The biggest difference is that all ADK variants (the Microchip being one of them) only work on Android devices supporting OpenAccessory. These are only ones running Android 2.3.4+, and even among those, many DO NOT support OpenAccessory.
IOIO works virtually with ANY Android version (there were a few esoteric Android builds that where found not to work, but they are rare) - if the device happens to support OpenAccessory, it can use that, otherwise, it can fallback to ADB which exists on any phone.
In addition, the IOIO can use a Bluetooth dongle to communicate with the Android, without any changes required in your code.
Another huge difference is in what the software provides you. All ADK variants will basically provide you a bare-bone channel between the Android and the board. Now it is up to you to write firmware for the board, and software for the Android, establish some communication protocol between them, work in two different development environments and languages. Well - you get the idea...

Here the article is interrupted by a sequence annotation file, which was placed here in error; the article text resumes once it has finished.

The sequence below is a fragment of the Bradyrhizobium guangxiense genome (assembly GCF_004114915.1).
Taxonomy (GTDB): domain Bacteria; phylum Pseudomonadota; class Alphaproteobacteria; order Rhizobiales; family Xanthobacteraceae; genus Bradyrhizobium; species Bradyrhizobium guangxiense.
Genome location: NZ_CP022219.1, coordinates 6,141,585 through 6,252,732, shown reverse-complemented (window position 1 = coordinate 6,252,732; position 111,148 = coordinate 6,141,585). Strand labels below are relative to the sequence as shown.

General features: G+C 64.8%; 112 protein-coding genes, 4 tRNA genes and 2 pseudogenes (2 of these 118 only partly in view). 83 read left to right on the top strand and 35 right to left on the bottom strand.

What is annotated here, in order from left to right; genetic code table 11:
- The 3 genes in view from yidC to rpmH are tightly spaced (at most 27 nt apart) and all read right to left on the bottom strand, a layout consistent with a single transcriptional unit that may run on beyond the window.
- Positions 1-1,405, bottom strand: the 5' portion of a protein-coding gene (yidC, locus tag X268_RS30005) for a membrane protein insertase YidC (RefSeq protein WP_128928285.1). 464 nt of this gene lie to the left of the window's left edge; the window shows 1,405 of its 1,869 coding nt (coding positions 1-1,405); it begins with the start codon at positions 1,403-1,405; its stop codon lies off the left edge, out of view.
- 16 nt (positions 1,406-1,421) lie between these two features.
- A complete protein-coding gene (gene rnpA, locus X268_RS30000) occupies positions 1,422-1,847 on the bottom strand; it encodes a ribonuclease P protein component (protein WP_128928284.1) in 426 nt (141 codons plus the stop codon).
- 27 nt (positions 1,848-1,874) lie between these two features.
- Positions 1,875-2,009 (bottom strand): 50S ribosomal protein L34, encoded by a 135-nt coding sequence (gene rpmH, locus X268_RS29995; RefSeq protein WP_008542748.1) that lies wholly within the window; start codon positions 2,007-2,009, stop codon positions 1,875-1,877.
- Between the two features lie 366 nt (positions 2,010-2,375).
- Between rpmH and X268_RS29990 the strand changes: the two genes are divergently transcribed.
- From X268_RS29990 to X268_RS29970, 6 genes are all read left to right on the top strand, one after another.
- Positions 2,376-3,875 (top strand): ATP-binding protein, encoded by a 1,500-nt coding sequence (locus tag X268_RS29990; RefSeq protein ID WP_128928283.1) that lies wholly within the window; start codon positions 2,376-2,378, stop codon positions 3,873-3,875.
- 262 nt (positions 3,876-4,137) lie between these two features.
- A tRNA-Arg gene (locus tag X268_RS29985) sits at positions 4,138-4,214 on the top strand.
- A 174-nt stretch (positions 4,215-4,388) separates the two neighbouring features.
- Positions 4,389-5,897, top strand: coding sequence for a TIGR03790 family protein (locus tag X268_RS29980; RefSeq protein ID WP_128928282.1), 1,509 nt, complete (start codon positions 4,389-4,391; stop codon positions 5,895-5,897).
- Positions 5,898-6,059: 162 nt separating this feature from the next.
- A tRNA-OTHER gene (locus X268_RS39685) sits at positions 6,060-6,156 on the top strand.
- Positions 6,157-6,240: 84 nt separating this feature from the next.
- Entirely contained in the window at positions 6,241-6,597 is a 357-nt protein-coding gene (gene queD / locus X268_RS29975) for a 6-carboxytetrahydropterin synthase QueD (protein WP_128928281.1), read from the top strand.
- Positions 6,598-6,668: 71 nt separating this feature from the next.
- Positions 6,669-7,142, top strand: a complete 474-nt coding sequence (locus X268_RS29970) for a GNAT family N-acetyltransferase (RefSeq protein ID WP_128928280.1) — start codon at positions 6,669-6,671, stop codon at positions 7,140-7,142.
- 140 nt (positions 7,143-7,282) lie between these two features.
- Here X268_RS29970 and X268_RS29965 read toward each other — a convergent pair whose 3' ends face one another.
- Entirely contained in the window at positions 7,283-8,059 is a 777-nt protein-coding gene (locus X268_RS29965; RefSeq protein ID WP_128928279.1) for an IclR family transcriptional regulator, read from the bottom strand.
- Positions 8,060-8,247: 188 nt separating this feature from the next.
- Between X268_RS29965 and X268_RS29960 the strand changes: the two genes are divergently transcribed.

In IOIO, the board comes pre-programmed with firmware, which you never need to worry about (you can if you really want to). You write only the Android side of your application, using high-level Java APIs for controlling the pins in various ways. This about it like it turns your Android into and Arduino, as opposed to allowing you to connect your Android to an Arduino. In addition to making it a lot simpler and faster to develop applications, it also gives you seamless switching between wired (USB) and wireless (Bluetooth) connections without your application ever needing to care about it.
Disclaimer: I invented the IOIO
In the future, the ioio-users Google group might be a good place for IOIO-related questions.